Tuesday, June 23, 2009

An Adult Alternative 12

On Thursday, the 28 students in our class of 2009 will be celebrating their graduation from High School. One of them will be an adult alternative 12 graduate who I have to confess I had my doubts about ever being around long enough to graduate. He was a young man few of us could figure out; he was loud and very often acted in inappropriate ways. His teachers quickly lost patience with him and he was a social misfit with his peers. He basically did not attend school from the time he was 16 until he was 19. When he returned to school, I wondered what the heck we were going to do with him because nothing we had tried worked. Fortunately though, the right teacher came along who saw a student who needed our help, who needed education, and who needed support.

She challenged staff to change the way we looked at him. His nickname, Spinner, which he had happily responded to, was quickly dropped and we began to use his proper name. We still saw some inappropriate things from him, but we also saw something else; his humanity fell into focus. We learned about a person with feelings and questions though it was sometimes difficult to understand what he was trying to say. We began to accept some of his quirks and we got down to the business of trying to work with him. And guess what? He proved to us that he could learn, that he could stay in a classroom, that he could do some algebra! He also proved to us that he could push some buttons still and his teacher was not afraid of telling him that he had crossed a line and it was time to go home.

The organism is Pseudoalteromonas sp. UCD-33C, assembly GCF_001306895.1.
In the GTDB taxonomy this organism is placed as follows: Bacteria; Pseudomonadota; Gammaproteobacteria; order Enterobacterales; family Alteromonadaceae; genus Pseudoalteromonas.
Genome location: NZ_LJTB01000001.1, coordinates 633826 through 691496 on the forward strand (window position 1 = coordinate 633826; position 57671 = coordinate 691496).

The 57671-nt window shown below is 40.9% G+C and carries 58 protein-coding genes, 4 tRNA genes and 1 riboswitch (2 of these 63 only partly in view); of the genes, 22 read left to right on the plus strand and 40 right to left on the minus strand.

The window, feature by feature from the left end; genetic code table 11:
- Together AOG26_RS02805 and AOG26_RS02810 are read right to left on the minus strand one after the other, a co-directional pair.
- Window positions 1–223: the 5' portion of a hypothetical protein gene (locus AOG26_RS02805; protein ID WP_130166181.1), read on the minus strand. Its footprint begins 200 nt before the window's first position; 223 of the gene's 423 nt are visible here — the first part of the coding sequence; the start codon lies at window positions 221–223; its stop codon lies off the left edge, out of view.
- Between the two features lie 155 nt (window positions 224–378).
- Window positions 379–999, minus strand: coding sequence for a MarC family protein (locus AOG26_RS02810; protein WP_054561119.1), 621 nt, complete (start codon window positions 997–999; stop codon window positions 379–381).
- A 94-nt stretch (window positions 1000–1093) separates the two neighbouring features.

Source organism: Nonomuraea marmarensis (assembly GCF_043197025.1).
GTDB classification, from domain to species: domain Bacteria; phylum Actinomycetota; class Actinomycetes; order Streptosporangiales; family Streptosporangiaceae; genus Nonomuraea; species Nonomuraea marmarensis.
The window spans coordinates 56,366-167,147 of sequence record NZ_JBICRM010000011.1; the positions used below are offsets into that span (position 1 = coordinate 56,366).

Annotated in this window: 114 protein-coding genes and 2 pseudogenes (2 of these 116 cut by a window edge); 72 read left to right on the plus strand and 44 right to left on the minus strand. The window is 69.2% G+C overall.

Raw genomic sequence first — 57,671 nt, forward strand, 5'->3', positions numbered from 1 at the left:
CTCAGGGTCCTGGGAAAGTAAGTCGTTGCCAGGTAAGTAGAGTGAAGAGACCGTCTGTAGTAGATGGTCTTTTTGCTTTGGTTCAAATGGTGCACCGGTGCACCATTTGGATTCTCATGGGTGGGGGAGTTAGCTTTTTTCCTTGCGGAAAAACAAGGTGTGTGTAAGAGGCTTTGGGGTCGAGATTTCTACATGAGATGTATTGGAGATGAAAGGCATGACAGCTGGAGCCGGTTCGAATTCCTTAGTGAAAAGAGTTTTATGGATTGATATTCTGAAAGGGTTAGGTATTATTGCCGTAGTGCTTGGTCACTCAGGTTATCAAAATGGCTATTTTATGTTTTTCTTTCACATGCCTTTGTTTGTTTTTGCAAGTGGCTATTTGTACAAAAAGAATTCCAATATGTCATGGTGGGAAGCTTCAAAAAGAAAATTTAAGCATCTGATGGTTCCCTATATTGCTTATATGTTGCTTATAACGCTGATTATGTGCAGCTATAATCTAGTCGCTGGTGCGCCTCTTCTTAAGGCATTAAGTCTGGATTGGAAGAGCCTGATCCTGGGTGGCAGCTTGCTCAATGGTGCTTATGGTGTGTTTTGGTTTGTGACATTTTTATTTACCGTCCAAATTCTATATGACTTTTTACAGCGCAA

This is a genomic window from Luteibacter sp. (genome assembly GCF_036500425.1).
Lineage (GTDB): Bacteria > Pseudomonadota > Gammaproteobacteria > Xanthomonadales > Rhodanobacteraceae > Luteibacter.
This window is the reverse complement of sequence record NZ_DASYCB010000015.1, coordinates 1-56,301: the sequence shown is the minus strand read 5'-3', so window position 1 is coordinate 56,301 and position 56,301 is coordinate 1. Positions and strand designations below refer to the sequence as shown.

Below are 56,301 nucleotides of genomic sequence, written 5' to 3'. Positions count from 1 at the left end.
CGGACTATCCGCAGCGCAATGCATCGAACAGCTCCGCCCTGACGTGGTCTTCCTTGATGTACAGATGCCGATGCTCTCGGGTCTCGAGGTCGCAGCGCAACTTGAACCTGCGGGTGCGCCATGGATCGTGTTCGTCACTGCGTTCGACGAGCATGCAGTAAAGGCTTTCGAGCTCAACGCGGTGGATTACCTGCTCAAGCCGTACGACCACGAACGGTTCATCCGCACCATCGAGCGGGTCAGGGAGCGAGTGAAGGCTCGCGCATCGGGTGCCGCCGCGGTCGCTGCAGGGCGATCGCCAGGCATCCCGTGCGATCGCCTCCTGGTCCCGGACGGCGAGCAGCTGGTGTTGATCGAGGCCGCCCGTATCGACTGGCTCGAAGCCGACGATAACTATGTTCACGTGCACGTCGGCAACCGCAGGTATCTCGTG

Some will view the alternate status as a negative no doubt, but he has grown more over the last three years than most I've known. I also saw him commit one of the greatest acts of kindness I've ever seen from a student. We had a literacy carnival in late May and he attended. He happily went around playing the various games we had set up winning tickets to buy books. When he got to my station, Yahtzee, he quickly won 12 tickets. Well he immediately turned to a little girl who was watching and who had run out of money and tickets and gave them to her saying, "Go get yourself a good book!" With that he left my station and left me convinced that he was graduate material.

Now that his time with us is coming to an end, I feel some sadness and a lot of concern. What will happen to a young man going into an adult world that does not always tolerate differences in people? What kind of future is in store for him? Ours is a small town where unemployment hovers over 60% and it is a town with huge addiction issues. He is going out into that reality and we are holding our breath. I hope he finds his way; he's earned it.